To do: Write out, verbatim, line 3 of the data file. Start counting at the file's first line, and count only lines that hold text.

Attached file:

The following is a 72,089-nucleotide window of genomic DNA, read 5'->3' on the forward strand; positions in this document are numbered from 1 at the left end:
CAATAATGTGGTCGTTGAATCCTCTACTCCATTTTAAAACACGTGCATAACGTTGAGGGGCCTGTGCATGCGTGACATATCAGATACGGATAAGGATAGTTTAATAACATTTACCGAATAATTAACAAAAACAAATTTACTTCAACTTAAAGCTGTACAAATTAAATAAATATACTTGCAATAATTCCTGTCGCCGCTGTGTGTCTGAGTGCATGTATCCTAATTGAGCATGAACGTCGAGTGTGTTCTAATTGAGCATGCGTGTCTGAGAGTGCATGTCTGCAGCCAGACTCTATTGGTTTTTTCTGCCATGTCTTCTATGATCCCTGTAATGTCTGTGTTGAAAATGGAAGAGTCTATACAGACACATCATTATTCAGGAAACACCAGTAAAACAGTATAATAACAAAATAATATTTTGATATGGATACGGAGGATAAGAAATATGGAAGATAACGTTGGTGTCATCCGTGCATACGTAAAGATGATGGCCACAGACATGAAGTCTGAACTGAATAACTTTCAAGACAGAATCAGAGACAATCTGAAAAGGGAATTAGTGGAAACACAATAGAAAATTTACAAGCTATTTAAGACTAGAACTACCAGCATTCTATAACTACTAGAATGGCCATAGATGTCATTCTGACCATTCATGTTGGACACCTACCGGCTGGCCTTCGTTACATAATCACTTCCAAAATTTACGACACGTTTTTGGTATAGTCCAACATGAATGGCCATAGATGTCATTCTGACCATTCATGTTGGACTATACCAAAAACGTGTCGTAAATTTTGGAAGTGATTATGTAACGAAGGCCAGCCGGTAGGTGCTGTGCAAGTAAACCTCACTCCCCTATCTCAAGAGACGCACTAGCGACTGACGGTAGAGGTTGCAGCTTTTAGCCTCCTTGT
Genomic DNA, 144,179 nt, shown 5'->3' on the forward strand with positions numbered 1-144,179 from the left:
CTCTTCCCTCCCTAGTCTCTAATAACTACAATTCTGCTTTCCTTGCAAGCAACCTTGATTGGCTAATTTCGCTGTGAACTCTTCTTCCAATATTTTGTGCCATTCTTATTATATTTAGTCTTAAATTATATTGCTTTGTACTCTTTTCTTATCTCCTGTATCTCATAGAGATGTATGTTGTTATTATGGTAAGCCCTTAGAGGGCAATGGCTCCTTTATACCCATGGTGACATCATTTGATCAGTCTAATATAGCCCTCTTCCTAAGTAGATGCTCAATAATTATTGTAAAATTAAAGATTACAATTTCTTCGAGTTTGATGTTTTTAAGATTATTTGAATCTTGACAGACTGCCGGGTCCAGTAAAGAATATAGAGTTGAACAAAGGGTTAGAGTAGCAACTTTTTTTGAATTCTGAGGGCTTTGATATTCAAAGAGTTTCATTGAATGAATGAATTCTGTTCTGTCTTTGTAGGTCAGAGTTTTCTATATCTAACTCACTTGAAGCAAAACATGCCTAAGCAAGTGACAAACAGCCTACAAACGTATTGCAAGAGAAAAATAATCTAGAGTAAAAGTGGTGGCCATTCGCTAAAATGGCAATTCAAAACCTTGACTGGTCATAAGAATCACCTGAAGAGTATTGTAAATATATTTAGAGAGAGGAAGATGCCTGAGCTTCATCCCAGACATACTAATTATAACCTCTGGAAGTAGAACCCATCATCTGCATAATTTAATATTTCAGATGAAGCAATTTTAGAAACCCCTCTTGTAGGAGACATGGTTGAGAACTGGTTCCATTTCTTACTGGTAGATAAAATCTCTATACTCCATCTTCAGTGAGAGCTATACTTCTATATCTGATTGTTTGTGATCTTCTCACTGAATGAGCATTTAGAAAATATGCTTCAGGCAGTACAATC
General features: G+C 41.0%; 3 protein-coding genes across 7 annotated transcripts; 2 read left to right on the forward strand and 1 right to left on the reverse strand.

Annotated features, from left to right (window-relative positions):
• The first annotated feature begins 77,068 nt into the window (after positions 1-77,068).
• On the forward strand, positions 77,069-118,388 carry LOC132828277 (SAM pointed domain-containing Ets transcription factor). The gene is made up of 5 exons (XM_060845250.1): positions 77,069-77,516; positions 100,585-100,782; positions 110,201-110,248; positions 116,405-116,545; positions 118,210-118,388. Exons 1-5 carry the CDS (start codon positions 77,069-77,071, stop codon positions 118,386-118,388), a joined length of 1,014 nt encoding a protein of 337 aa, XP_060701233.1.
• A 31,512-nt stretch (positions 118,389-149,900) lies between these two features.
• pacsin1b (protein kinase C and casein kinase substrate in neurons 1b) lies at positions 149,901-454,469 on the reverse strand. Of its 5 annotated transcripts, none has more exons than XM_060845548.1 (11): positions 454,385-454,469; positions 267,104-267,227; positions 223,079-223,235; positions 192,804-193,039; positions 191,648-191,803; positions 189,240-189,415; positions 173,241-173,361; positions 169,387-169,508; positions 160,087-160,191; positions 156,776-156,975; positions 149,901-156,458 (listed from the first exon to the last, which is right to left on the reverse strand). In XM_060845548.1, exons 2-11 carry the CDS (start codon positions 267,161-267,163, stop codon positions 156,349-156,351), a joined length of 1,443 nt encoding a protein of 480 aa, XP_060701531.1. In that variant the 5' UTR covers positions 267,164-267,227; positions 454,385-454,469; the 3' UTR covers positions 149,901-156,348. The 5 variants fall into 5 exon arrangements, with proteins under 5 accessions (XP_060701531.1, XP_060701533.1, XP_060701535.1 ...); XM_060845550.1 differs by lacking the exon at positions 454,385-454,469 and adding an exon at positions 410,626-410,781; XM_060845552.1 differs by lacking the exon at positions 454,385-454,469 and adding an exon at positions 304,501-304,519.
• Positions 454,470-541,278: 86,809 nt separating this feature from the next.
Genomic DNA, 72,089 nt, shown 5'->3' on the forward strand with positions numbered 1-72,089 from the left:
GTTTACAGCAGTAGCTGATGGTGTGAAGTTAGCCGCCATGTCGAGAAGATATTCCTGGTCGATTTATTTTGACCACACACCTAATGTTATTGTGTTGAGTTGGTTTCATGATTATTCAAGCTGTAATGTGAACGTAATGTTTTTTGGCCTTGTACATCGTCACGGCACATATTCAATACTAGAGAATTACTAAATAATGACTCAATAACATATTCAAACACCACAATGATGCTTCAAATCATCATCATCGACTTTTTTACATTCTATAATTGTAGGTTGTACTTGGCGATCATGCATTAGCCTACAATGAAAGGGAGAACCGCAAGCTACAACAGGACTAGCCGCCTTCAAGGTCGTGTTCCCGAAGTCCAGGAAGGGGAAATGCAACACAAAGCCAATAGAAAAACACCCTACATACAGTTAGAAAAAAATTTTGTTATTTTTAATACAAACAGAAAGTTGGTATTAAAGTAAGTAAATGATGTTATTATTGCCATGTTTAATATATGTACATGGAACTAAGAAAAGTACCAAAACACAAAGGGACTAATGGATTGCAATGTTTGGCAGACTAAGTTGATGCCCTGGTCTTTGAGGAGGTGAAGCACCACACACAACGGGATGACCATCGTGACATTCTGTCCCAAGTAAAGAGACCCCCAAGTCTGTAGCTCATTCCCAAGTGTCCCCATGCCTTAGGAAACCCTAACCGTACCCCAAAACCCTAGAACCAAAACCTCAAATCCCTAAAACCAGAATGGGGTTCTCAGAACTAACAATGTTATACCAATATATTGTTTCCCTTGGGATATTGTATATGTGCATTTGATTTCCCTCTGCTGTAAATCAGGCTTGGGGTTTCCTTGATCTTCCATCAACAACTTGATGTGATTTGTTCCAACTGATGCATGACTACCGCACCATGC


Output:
Genomic DNA, 144,179 nt, shown 5'->3' on the forward strand with positions numbered 1-144,179 from the left: